Good Luck
If it's a large leak then you'll need to smoke the system. Smoke is the most effective and safest means of finding a leak. If you're a non-smoke, or just don't like the cigar method, you can DIY a paint can smoker for cheap and use it with my method. Here is my favorite DIY build.
http://www.pontiacbonnevilleclub.com/forum/general-chat/topic35820.html

Obviously try to look all things over, there are quite a few places where vacuum leaks can occur that are not in plain view.
 

·
Registered
Joined
·
128 Posts
Discussion Starter · #3 · (Edited)
I unplugged the MAF yesterday, car shuddered a bit and then ran like it did before, no difference in the idle.

Saw those videos, and i think i used brake cleaner to test, today i used starter fluid, would it make a difference?
Better to use carb cleaner?
When i tried it with the brake cleaner and starter fluid nothing happened. maybe it bogged down a little but its hard to tell as the engine was doing that anyway.

Thoughts on the intake manifold gasket cut i did?

And if i use your method, and skit steps 2-4 it would be safe at below 5psi? would listening for a leak and then feeling for it do it?
Im not quite sure i understand step 1, i know the hose, what side do i connect the pump to? and do i duct take the other side?
Do i pressurize the manifold side or take it where it enters the manifold ?

Thanks
oh, and i updated my signature :)
 

·
Registered
Joined
·
128 Posts
Discussion Starter · #5 ·
Hmm, had to google LTFT STFT, its a very simple reader.
Autel MaxiScan MS300

would it be able to find that info ?
 

·
Registered
Joined
·
128 Posts
Discussion Starter · #7 · (Edited)
Cannot read LTFT STFT with this reader, just simple DTC and erase function.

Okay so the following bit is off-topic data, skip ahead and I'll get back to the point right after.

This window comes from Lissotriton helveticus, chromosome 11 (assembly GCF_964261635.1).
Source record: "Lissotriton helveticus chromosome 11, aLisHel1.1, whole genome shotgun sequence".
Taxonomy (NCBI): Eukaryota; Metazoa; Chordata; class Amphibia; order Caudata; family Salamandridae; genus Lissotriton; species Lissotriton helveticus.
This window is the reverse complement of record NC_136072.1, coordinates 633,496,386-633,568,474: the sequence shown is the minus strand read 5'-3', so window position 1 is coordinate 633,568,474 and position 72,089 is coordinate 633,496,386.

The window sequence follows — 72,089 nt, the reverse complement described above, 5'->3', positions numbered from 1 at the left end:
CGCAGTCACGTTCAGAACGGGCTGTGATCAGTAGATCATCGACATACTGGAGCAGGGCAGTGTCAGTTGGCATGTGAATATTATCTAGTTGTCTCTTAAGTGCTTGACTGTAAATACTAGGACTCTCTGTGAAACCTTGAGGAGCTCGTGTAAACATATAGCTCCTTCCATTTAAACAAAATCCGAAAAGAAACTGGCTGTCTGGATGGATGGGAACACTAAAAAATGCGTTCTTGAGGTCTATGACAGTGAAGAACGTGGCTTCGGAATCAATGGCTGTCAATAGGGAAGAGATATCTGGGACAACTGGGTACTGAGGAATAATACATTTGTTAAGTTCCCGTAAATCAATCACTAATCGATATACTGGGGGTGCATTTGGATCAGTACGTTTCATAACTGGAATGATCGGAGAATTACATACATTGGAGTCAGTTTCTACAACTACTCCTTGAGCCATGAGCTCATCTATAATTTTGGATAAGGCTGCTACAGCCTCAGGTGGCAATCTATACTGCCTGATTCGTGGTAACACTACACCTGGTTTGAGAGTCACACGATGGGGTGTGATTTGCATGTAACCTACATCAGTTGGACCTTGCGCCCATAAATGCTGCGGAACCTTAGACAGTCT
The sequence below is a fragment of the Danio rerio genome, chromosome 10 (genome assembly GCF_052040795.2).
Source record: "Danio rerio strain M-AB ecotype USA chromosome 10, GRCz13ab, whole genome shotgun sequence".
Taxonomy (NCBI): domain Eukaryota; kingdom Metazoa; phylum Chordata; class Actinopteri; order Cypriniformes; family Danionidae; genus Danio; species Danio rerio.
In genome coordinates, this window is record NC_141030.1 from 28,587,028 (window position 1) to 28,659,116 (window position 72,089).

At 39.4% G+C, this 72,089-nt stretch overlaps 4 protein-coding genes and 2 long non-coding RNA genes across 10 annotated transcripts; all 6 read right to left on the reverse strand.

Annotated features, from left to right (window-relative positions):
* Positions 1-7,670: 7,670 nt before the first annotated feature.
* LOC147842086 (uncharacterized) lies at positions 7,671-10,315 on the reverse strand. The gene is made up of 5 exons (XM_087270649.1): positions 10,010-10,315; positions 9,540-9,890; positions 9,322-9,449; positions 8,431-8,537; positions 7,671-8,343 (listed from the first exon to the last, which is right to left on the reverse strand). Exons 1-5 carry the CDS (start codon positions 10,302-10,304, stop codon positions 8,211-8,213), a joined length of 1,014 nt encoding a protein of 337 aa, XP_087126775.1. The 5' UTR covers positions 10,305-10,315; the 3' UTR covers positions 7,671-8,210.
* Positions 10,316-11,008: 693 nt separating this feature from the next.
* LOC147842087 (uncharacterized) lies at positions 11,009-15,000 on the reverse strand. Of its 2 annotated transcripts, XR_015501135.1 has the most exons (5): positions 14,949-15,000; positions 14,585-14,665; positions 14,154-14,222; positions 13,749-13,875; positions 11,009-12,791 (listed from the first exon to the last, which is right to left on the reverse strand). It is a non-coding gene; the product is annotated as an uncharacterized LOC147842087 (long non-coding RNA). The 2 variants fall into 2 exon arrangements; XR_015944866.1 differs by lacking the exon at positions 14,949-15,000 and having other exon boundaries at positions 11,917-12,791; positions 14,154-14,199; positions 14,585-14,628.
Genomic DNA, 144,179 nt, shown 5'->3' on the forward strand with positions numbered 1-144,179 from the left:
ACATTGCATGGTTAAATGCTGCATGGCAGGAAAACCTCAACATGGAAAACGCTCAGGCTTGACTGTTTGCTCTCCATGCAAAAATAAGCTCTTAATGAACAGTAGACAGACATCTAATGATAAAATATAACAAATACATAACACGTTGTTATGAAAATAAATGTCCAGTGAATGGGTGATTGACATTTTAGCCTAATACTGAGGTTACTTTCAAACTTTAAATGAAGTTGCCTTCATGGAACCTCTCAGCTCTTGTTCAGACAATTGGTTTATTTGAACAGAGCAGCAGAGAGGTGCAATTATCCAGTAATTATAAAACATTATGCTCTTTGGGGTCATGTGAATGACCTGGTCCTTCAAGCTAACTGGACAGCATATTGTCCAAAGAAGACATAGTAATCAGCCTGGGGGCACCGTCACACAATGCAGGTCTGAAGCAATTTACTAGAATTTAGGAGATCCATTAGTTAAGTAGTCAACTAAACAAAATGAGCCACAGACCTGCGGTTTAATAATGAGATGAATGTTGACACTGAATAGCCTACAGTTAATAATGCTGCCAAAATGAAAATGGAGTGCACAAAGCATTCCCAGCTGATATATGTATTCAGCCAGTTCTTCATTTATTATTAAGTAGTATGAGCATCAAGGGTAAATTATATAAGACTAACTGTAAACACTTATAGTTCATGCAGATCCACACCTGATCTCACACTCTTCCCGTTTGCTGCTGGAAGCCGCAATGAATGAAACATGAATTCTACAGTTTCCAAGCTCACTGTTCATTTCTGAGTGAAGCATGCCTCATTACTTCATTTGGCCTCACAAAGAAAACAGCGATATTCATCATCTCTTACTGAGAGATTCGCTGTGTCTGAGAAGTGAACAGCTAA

The check engine light came back on, it was the P0302, so its not the coils as i exchanged those, could it be an injector?
Considering that the other code i got was a P2096 Post Catalyst Fuel Trim System Too Lean Bank 1.
My reasoning is that i got a P0302 twice once before and once after after moving the coils, and the other code is the P2096, which to me means that the engine is running too lean, if im reading the code correctly.

Im ordering a fuel filter too, i think its time.

Maybe the hiss im hearing is from the power steering pump or the Alternator. any suggestions on testing these? i don´t want to start spraying wd40 in the belt area.

Could i remove the serpentine belt and start the engine to see if that takes care of the hiss?
 

·
Registered
Joined
·
5,316 Posts
What spark plugs and what gap?

Injectors, not likely but possible. You can swap injectors as well to see if the miss moves.

One experience I've had. A friend bought a S70 T5 with a dead cylinder. While dissembling the engine I had noticed that the injector seat had corrosion and caused a poor seal at the intake manifold. This would have allowed for a air leak in that runner causing an isolated lean condition for that cylinder, this burnt the valves over time. Previous owner stated no issues until it started missing and throwing O2 codes. Not to scare you, this was only a one time observation of mine and I don't think it's likely, but before you throw more part at it maybe you should perform a compression test.

As for accessories and pulleys on the belt, a mechanics stethoscope or a long flat head screw driver placed on the ear can help with locating noises.
 

·
Registered
Joined
·
128 Posts
Discussion Starter · #9 · (Edited)
What spark plugs and what gap?

Injectors, not likely but possible. You can swap injectors as well to see if the miss moves.

One experience I've had. A friend bought a S70 T5 with a dead cylinder. While dissembling the engine I had noticed that the injector seat had corrosion and caused a poor seal at the intake manifold. This would have allowed for a air leak in that runner causing an isolated lean condition for that cylinder, this burnt the valves over time. Previous owner stated no issues until it started missing and throwing O2 codes. Not to scare you, this was only a one time observation of mine and I don't think it's likely, but before you throw more part at it maybe you should perform a compression test.